A telecommunication circuit is any line, conductor, or other conduit by which information is transmitted. Originally, this was analog, and was often used by radio stations as a studio/transmitter link (STL) or remote pickup unit (RPU) for their audio, sometimes as a backup to other means. Later lines were digital, and used for private corporate data networks.

A leased line is a circuit that is dedicated to only one use. The opposite of a dedicated circuit is a switched circuit, which can be connected to different paths. A POTS or ISDN telephone line is a switched circuit, because it can connect to any other telephone number.

On digital lines, a virtual circuit can be created to serve either purpose, while sharing a single physical circuit.

Telephone line

A telephone line or telephone circuit (or just line or circuit within the industry) is a single-user circuit on a telephone communication system. This is the physical wire or other signaling medium connecting the user's telephone apparatus to the telecommunications network, and usually also implies a single telephone number for billing purposes reserved for that user. Telephone lines are used to deliver landline telephone service and Digital subscriber line (DSL) phone cable service to the premises. Telephone overhead lines are connected to the public switched telephone network.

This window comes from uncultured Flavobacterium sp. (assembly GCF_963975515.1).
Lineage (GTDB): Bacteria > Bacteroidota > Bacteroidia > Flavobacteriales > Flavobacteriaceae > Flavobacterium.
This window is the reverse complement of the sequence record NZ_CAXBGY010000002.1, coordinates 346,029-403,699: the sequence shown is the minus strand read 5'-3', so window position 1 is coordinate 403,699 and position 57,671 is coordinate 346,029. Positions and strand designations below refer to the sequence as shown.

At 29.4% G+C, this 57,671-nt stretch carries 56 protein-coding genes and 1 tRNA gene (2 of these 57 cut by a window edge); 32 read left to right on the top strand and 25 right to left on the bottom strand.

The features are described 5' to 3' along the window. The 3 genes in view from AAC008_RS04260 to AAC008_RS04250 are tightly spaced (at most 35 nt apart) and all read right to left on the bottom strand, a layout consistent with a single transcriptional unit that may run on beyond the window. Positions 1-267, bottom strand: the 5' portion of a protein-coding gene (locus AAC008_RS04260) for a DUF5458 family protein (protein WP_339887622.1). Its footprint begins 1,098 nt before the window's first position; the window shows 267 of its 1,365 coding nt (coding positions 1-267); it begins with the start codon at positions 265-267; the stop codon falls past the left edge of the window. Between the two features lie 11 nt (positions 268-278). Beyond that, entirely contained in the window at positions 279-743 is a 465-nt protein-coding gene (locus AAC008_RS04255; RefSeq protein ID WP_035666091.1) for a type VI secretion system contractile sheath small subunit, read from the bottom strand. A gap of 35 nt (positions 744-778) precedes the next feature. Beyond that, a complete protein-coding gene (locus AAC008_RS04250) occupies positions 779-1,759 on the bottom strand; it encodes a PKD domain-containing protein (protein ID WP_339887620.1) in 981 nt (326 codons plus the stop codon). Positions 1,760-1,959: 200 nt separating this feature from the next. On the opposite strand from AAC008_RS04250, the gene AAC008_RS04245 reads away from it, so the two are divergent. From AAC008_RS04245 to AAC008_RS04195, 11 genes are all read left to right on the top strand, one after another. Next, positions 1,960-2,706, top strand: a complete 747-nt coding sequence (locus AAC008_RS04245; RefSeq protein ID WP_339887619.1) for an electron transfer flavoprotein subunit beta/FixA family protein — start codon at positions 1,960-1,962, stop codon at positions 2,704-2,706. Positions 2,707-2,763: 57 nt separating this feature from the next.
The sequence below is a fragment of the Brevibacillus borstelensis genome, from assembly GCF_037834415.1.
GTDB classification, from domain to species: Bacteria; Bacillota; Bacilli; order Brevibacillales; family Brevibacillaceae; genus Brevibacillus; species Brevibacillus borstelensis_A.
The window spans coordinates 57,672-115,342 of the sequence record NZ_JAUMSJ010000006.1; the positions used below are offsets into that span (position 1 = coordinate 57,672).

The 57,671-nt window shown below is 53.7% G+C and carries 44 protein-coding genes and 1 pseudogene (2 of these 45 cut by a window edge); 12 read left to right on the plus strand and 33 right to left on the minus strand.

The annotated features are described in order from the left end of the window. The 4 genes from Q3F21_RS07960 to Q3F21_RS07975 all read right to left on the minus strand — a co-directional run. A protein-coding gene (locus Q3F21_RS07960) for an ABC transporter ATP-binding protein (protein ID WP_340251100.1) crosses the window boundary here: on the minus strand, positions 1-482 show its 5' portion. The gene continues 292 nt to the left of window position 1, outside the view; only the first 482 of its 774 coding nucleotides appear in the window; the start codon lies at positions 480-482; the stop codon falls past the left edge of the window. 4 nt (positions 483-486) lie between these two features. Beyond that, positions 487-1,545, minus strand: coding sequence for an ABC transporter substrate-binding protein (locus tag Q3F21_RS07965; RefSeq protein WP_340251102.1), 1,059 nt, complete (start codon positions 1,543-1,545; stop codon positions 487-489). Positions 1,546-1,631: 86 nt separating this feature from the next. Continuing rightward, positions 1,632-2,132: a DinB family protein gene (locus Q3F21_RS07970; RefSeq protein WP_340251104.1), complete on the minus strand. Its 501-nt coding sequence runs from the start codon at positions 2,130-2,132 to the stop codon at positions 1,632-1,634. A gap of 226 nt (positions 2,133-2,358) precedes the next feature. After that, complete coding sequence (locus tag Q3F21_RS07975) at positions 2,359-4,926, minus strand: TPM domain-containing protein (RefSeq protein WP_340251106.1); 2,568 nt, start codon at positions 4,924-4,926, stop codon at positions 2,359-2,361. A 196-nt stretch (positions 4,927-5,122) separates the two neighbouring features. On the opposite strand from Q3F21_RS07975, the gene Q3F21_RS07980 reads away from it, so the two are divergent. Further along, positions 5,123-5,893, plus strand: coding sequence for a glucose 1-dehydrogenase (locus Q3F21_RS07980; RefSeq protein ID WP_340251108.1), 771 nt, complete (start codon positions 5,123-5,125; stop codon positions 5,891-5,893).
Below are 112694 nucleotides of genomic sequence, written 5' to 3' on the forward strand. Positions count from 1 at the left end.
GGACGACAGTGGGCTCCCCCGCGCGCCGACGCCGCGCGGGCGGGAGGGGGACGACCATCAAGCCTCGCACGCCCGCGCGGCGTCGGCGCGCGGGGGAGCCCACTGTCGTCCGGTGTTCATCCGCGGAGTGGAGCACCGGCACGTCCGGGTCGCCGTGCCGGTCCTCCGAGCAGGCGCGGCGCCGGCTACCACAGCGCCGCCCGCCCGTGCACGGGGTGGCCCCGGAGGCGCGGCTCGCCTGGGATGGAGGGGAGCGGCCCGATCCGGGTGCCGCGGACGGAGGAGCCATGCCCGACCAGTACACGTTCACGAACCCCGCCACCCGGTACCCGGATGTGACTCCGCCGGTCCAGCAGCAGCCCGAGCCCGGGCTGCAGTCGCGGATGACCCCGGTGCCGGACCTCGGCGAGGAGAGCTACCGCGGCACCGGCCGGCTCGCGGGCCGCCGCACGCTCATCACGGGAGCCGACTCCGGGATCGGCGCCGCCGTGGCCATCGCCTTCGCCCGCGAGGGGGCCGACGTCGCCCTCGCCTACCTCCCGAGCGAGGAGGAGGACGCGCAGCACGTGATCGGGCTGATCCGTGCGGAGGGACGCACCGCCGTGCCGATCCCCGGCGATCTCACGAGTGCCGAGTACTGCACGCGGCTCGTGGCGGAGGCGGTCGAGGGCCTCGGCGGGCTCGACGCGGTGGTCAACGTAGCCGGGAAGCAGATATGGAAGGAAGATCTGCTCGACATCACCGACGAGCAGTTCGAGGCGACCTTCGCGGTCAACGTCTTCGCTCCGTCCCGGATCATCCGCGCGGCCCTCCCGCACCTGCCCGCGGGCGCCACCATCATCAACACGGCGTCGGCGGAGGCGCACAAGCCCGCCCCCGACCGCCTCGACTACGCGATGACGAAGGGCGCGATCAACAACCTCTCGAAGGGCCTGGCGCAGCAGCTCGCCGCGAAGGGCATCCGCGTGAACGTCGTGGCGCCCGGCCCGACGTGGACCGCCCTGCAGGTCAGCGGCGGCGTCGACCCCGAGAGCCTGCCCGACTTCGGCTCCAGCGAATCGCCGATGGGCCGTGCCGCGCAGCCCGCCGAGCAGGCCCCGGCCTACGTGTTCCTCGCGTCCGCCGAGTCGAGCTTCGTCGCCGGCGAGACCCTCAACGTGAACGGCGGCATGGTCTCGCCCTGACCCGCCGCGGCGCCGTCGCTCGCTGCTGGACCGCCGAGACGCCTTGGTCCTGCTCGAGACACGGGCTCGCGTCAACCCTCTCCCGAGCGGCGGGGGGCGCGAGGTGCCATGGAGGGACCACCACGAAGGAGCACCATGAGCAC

Terminal (telecommunication)

In the context of telecommunications, a terminal is a device which ends a telecommunications link and is the point at which a signal enters and/or leaves a network. Examples of equipment containing network terminations are telephones, fax machines, computer terminals and network devices, printers and workstations.

Transceiver

A transceiver is a device comprising both a transmitter and a receiver that are combined and share common circuitry or a single housing. When no circuitry is common between transmit and receive functions, the device is a transmitter-receiver. The term originated in the early 1920s. Similar devices include transponders, transverters, and repeaters.

Transmitter

In electronics and telecommunications, a transmitter or radio transmitter is an electronic device which produces radio waves with an antenna. The transmitter itself generates a radio frequency alternating current, which is applied to the antenna. When excited by this alternating current, the antenna radiates radio waves.